Webinars Series:

Alaska Medicaid Block Grant Information Sessions


Alaska is exploring whether to change its Medicaid program by adopting a block grant approach in which the federal government would provide a set amount of money rather than providing federal dollars that match what the State spends.  

Because this is a change that could impact Alaska Mental Health Trust beneficiaries and the providers of services to these beneficiaries, the Trust is sponsoring three webinars designed to allow for a more informed discussion about how a block grant program can be implemented.

Two former federal Medicaid high-level officials will provide information and answer questions at all three sessions. Full bios for the speakers can be found at the bottom of this page. 

  • Dennis Smith was in charge of Medicaid for the federal government under both terms of the George W. Bush administration. In his capacity as head of Medicaid, he negotiated Section 1115 Demonstration Projects with more than half of the states.
  • Andy Schneider was advisor on Medicaid under the Obama administration. Andy has written extensively on Medicaid issues and led the development of the Medicaid Resource Book (2002) for the Kaiser Commission on Medicaid and the Uninsured.

The sessions will be moderated by Steven Lutzky. Steven has extensive experience designing, implementing and evaluating home and community-based systems for older adults, individuals with disabilities and long-term illness for the federal government, states, and private sector clients. He served as the Director of Division for Advocacy and Special Issues (DASI), within the Disabled and Elderly Health Program Group, Center for Medicaid and State Operations (CMSO), Center for Medicare and Medicaid Services (CMS). Steve has also served as the Chief of the Office on Disabilities and Aging within the District of Columbia’s Medical Assistance Administration and was a Senior Manager with The Lewin Group. Steve currently serves as the President of HCBS Strategies.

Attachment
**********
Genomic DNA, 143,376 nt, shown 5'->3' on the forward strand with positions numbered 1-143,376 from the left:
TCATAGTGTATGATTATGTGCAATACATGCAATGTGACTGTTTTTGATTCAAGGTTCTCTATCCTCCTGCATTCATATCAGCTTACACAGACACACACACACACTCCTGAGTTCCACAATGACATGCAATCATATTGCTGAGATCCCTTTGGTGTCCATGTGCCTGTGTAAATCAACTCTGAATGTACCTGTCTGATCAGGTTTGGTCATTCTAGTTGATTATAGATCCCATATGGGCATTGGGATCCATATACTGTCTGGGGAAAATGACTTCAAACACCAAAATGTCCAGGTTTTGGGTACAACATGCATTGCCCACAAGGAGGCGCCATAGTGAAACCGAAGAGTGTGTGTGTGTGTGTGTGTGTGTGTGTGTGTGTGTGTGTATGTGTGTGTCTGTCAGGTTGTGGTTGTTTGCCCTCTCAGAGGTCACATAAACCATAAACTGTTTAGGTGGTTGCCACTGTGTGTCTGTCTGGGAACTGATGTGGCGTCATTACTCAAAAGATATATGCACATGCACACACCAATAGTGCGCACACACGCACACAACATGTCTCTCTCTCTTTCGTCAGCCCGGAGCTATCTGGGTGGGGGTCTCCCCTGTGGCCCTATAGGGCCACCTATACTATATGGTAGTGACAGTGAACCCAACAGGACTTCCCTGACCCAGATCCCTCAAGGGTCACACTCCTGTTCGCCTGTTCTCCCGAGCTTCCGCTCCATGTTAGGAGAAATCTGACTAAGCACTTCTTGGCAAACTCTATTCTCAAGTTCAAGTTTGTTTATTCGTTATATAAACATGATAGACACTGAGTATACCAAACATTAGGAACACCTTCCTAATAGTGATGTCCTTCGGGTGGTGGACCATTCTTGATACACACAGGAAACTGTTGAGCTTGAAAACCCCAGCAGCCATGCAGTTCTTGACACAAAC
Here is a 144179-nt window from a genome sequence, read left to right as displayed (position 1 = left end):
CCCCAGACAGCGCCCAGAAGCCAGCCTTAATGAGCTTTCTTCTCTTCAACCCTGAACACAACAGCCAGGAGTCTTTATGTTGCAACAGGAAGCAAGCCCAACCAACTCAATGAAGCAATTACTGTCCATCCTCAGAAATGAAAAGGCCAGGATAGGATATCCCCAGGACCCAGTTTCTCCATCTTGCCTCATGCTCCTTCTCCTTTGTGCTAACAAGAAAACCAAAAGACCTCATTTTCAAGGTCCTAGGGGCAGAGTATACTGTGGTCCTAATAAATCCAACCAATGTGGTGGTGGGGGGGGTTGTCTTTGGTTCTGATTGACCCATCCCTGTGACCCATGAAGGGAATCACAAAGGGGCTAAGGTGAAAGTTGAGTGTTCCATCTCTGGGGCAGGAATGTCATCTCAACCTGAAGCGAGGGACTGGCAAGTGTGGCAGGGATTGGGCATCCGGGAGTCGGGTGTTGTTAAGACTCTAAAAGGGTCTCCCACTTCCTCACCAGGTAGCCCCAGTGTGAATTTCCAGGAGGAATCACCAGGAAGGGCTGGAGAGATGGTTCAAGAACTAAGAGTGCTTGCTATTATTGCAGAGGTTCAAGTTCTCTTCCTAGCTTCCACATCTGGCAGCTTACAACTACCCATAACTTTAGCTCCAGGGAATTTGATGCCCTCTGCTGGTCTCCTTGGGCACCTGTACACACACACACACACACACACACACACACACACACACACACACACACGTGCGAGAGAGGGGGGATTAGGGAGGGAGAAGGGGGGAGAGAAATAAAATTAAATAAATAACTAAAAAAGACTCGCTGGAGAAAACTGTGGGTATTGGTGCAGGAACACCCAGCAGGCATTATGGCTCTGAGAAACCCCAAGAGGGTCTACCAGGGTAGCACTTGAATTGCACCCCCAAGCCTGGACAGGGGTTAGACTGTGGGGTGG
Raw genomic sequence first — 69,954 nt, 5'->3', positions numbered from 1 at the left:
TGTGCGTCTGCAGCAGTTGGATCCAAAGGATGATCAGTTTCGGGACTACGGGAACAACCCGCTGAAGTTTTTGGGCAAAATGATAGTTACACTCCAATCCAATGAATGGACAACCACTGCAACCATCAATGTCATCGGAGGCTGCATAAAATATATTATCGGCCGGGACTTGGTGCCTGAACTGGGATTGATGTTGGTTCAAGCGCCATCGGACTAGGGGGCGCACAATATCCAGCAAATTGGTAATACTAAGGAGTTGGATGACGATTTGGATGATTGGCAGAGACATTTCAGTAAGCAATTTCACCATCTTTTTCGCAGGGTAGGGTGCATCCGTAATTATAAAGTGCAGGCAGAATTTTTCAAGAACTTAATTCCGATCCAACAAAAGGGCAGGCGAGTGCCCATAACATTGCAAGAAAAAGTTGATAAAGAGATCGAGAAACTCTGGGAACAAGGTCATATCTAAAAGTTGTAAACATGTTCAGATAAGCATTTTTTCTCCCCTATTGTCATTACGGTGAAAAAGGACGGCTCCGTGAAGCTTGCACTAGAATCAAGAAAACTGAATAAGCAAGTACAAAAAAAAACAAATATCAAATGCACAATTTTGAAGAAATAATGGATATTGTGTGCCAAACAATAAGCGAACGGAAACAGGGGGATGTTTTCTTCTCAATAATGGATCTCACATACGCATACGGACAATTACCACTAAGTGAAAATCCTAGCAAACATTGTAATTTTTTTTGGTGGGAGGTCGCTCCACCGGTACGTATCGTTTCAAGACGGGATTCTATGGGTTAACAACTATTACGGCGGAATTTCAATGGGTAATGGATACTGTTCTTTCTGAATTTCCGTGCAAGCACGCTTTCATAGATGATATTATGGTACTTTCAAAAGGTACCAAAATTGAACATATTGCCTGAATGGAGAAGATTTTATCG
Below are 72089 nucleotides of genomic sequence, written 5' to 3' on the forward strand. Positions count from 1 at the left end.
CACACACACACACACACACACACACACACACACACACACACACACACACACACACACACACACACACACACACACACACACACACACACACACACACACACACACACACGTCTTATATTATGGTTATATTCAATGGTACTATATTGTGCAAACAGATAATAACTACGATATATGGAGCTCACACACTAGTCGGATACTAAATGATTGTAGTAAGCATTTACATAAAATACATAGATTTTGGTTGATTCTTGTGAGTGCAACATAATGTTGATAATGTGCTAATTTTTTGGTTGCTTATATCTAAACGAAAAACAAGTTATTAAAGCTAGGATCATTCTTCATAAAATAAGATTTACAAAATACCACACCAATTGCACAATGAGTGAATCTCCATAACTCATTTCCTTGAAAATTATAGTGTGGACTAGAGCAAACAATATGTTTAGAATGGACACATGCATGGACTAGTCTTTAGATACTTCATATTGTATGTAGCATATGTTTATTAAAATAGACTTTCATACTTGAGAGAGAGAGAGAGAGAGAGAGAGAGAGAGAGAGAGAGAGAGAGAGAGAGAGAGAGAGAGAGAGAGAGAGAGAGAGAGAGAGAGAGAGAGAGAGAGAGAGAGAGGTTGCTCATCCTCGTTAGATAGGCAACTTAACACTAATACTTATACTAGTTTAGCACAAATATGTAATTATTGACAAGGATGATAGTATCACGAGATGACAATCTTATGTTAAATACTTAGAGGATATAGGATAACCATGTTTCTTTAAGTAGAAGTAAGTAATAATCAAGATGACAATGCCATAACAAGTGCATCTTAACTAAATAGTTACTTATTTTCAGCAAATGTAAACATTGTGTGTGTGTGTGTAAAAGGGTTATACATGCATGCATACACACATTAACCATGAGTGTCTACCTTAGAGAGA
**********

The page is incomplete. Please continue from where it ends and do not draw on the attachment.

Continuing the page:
Each session will include approximately 30 minutes for presentations, followed by one hour for questions and answers. The topics for the three sessions are:

Session 1


Medicaid block grants 101

Watch the full presentation video and audio

Download the presentation slides

July 18, 2019, 9:30-11:00 am

This session will provide an overview of Medicaid block grants and the likely Medicaid authority that would be used to allow a block grant, a Medicaid 1115 Demonstration Waiver. It will highlight key design issues such as which populations and funding streams can be included or excluded. It will also raise important considerations for state officials, providers, and program recipients. The two speakers will also debate the pros and cons of a block grant approach.    

Session 2


Key considerations for negotiating the budget for a Medicaid block grant

July 23, 2019, 9:30-11:00 am